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Space Science

Hubble Builds 3D Dark Matter Map 177

astroengine writes "Dark matter can't be spotted directly because it doesn't interact with electromagnetic radiation (i.e. it doesn't emit any radiation and reflects no light). However, its gravitational influence on space-time can bend light from its otherwise straight path (a phenomenon known as 'lensing'). Using a sophisticated algorithm to scan a comprehensive Hubble Space Telescope survey of the cosmos, astronomers have plotted a map of 'weak lensing' events. Combining this with red shift measurements from ground-based observatories, they've produced a strikingly colorful 3D map of the structure of dark matter."
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Hubble Builds 3D Dark Matter Map

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  • by Dilligent ( 1616247 ) on Sunday March 28, 2010 @08:42PM (#31651978) Homepage
    ...but I fail to see the 3D that was promised by TFA.
    I agree it's a nice picture but there seems to be no explanation as to what these colours actually mean, let alone any kind of conclusion drawn from what I presume to be "pockets of dark matter".

    Anyone care to enlighten me?
  • by osgeek ( 239988 ) on Sunday March 28, 2010 @09:28PM (#31652248) Homepage Journal

    (To me still a imaginary excuse, based on the arrogance of not being able to admit that the math is wrong, but instead calling the universe wrong! ^^ [But a good {and compact!} explanation will of course change my mind.])

    That might be something similar to what they told Einstein when he used his math to explain characteristics of nature that no one had witnessed.

    I find the possibility of dark matter and energy kind of fascinating. Maybe it just a problem with their math - but then again, having huge amounts of mass in the universe be something other than what we experience every day adds a little mystery to it all.

  • by techno-vampire ( 666512 ) on Sunday March 28, 2010 @10:07PM (#31652494) Homepage
    Thanks to Hubble's ability to paint an incredibly dense picture of background galaxies, our statistics are based on a huge number of samples and we can trust them pretty thoroughly.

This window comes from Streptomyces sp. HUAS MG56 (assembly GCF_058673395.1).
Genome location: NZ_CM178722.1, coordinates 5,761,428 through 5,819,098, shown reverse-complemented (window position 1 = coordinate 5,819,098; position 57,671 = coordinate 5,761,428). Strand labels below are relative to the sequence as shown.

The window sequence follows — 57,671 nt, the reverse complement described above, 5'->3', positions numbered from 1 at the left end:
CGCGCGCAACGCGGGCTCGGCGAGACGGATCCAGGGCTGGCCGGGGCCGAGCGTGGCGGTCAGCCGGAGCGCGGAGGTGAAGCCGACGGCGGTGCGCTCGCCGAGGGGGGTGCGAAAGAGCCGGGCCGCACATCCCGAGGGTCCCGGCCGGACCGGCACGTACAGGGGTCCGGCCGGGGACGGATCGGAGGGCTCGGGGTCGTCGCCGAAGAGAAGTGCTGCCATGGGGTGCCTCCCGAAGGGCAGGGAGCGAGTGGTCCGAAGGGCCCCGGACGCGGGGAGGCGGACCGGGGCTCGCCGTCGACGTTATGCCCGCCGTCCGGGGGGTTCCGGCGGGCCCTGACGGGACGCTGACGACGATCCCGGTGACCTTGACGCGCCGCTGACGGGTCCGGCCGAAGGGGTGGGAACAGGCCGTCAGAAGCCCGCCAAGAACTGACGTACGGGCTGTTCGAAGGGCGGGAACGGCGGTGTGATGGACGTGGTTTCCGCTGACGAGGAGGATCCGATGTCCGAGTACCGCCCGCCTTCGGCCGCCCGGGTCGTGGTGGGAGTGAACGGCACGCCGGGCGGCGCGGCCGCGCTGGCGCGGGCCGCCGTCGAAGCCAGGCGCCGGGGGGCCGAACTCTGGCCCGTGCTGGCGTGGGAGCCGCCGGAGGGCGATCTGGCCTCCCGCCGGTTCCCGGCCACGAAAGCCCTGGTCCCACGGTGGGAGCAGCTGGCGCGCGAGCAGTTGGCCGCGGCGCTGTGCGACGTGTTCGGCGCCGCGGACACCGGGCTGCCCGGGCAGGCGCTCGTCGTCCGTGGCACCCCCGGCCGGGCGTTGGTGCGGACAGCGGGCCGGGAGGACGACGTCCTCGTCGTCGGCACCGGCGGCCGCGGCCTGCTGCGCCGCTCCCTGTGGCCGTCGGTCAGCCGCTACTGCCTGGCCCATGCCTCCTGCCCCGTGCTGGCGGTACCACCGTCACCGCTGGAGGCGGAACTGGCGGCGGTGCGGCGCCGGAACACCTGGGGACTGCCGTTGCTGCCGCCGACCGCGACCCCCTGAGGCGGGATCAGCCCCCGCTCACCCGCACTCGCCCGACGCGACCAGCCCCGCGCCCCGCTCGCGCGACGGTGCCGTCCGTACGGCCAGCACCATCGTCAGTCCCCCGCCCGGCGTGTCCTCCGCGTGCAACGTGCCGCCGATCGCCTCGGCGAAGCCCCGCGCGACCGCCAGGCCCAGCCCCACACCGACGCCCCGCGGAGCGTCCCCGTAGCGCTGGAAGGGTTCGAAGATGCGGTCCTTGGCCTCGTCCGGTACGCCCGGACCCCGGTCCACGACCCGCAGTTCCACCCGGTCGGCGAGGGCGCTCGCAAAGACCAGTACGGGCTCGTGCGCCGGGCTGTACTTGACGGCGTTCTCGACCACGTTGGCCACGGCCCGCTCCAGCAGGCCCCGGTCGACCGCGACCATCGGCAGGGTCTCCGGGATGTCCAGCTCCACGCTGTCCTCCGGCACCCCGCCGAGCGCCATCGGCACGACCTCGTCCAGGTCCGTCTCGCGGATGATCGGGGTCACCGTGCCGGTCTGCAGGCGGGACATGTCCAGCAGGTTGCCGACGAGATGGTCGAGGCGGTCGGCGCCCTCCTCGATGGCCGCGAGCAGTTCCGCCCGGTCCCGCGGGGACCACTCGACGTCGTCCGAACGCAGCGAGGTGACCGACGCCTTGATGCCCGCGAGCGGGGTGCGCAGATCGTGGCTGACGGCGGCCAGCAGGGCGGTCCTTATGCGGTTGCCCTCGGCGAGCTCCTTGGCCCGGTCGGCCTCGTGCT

I'll go farther than that: I can remember how before the Hubble was launched, scientists didn't think we'd ever actually be able to observe the effect because it was too small to be imaged from any ground-based telescope.

  • by insufflate10mg ( 1711356 ) on Sunday March 28, 2010 @10:18PM (#31652574)
    Look at it this way: if the RGB is 255,000,000 then its about 255,000,000 light years awhile. If the color is 000,000,255 consider it to be only around 255 light years away.
  • by Tanuki64 ( 989726 ) on Monday March 29, 2010 @03:03AM (#31654082) totally normal matter, but invisible for us because it is located in another universe? I am not a physicist so my idea might be totally wacko, but ages ago I watched the BBC documentation 'The elegant universe'. One of the string theories explained there proposed that the reason gravity is so weak compared to other major forces is that the 'strings', which are responsible for gravity have the ability to migrate into parallel universes. Therefore we always feel only a fraction of the gravity mass 'produces'. <--- Please be lenient with my very unscientific wording. :-)

    So when I saw this documentation I always wondered, when 'our' gravity migrates into other universes, shouldn't also migrate gravity from other universes into ours? I wondered if this theory was true, how would a black hole in a parallel universe look like here?

    So maybe, if we had the ability to fly to those places where hubble located the 'dark matter', we would find nothing. The space is curved there for no apparent reason. It is actually because of normal matter in a parallel universe.
  • by Chris Burke ( 6130 ) on Monday March 29, 2010 @12:35PM (#31658714) Homepage

    The question I have is why so many people are so antagonistic to the very notion of dark matter, routinely calling the people who suggest it... "arrogant" and the like.

    Personally I think the AC (perhaps unintentionally) nailed it -- it's part of a larger anti-science movement that considers the conclusions of science confusing, uncomfortable, or politically unattractive, and therefore seeks to discredit not just the particular theories but science in general. They do this by dressing up their ignorance with a thin veneer of scientific criticism in order to paint the professional scientists as the ones who are arrogant, ignorant, and arguing out of belief not evidence or reason.

    Dark matter gets singled out because it sounds weird (especially if you know nothing about it) and like scientists are just making things up (especially if...). And if they're just making that up, then maybe they're just making up global warming, or evolution, or the age of the earth.

    Even if they aren't against any of those particular theories, it's still just part of a general anti-science trend where people start with their conclusion -- the scientists are wrong because I don't understand them and I'm so smart that's not possible unless they're wrong -- and then work backwards to the kind of posts you see here. Accusing scientists of arrogance and dogmatism.

    I mean look at the GP. They says it's "dogmatic in the extreme" not to admit that non-baryonic matter violates the law of gravity, clearly demonstrating that they are arguing out of ignorance and a belief that dark matter theory can't be true. The hypocrisy is astounding.

    The world makes me sad. But data like this makes me happy. It's an exciting time in physics no matter what the doubters say and I can't wait to see where it leads.

Beware of Programmers who carry screwdrivers. -- Leonard Brandwein